Why not combine several procedures at once? Maybe not.

Many people want to have more than one surgery done at the same time. After all, it seems like a good idea – you only go to sleep once; you only have to recover once; you take less time off work and it costs less. Good idea, right?

The answer is: Sometimes.

There are downsides too. Combining procedures increases the surgery time and that carries several risks. These risks include the possibility of blood clots in the leg. A piece of this clot can break off and go the lung and block the blood vessel as it gets narrower than the clot itself. That can suddenly cut off a vital amount of lung tissue from it’s blood supply. This can cause breathing difficulties, and even be fatal. This risk increases with longer surgeries, where the blood circulation is slow and blood clotting naturally increases. Prevention is much better than treatment, which is long and complex. One way to avoid this problem is to control the length of time you are in surgery. Sometimes it is better to be cautious and split the procedures up into more than one surgery.

So how long is too long?

Most people agree that out patient cosmetic surgeries should be kept to 6 hours or less, if possible. This time limit varies with the procedure and the patient.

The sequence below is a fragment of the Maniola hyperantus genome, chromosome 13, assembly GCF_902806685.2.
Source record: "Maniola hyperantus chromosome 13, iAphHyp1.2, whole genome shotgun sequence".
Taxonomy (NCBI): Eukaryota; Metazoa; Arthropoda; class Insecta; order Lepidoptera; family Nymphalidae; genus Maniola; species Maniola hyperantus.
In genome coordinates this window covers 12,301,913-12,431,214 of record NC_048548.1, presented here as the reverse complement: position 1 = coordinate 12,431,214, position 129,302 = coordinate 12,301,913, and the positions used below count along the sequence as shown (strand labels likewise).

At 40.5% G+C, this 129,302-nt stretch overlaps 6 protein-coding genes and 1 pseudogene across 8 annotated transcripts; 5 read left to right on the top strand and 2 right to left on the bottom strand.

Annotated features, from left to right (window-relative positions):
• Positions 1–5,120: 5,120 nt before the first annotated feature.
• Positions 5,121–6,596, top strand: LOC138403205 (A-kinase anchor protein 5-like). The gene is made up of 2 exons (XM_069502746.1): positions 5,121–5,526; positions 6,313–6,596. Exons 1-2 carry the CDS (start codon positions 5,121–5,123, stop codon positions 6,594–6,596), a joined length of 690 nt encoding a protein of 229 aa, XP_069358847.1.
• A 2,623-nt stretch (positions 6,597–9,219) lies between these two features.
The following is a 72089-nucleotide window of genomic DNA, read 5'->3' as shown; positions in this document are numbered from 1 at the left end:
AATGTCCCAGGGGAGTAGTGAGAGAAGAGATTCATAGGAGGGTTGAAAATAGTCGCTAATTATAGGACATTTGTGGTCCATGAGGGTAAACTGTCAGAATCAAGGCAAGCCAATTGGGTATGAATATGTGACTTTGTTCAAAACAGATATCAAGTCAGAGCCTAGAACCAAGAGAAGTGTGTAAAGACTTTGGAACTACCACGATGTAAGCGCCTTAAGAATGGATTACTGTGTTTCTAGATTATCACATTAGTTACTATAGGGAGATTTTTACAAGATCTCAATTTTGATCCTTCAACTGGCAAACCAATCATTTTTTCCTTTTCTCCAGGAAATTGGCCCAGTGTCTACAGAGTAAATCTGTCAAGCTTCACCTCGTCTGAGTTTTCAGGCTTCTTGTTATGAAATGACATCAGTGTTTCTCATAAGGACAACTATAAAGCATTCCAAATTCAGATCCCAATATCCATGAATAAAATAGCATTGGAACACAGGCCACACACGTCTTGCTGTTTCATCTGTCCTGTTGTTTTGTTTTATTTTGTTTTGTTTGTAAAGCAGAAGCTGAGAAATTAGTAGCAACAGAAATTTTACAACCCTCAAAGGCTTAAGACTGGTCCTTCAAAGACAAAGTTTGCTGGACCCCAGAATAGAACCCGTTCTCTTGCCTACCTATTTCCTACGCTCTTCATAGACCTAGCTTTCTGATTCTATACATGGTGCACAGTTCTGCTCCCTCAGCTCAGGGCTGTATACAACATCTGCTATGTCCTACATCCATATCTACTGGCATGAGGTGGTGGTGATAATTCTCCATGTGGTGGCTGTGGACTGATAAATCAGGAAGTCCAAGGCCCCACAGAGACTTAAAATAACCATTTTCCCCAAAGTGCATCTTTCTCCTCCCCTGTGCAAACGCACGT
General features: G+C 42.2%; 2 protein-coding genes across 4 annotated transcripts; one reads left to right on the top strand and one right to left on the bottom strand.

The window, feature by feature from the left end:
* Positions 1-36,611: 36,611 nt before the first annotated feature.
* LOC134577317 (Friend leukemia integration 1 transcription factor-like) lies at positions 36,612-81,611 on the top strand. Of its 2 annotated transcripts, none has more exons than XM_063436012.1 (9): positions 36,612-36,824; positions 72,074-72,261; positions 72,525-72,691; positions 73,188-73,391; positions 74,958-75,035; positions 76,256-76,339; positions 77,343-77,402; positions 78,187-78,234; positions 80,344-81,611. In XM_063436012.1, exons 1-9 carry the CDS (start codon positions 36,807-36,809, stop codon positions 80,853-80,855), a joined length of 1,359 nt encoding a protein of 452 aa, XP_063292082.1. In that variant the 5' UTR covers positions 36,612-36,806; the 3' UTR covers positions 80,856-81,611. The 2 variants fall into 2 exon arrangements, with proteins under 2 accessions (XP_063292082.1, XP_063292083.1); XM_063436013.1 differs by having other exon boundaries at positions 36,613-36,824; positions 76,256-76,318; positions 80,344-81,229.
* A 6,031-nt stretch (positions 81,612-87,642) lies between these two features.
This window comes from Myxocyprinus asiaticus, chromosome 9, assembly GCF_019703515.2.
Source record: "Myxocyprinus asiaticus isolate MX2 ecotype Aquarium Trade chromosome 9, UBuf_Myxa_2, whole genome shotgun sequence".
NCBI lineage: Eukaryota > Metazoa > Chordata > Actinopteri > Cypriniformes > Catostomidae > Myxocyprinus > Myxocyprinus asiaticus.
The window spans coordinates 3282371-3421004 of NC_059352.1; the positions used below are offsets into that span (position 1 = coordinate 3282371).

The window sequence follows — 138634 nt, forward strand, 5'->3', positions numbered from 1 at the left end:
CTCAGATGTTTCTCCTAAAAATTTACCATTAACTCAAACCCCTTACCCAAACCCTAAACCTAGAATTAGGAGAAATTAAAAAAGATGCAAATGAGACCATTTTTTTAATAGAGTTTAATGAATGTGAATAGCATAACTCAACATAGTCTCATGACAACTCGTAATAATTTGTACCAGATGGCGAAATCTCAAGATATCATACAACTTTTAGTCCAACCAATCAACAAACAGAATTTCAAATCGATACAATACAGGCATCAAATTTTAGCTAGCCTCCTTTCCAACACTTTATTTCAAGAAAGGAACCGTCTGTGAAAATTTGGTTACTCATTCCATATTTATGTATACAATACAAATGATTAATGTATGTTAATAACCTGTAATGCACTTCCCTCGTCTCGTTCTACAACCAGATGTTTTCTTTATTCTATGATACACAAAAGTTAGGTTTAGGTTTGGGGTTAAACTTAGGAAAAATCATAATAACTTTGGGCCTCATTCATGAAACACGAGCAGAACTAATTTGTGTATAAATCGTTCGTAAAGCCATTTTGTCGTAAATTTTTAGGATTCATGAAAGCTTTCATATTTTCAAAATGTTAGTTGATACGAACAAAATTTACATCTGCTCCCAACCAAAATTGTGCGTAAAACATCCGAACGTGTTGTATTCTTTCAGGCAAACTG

Here are some conditions which increase the risk. Overweight patients have an increased risk – body mass index (BMI) greater than 30 is a warning sign. Smokers have a significantly increased risk. Older patients have a higher risk. Having diabetes carries extra risk. Having a tummy tuck is slightly riskier that other procedures. Taking hormones, such as birth control pills, can arguably increase the risk. Having certain diseases at the same time can increase the risk so much that you probably should not be considering cosmetic surgery at all – cancer, heart disease for instance.

There are several things that can be done to minimize the risk, in addition to shortening the surgery time. These are designed to increase the rate of blood flow in the legs, or lessen the amount of blood in the legs. Wearing a tight (TED hose) stocking during and after surgery minimizes the volume of blood in the legs. Wearing a device that massages the blood along the legs works well during and after surgery. Walking about frequently starting right after surgery helps. Never sit with your feet hanging down and don’t stand still. Elevate your legs when at rest and wiggle your toes and ankles as much as you can remember and never cross your legs, is also good advice. Lastly, there are blood thinners that can be administered.

Other risks from longer procedures includes more blood loss. So it is important not to start the procedure already anemic.

… and don’t forget – 6 hours continuously with no breaks is a long time. What about surgeon fatigue?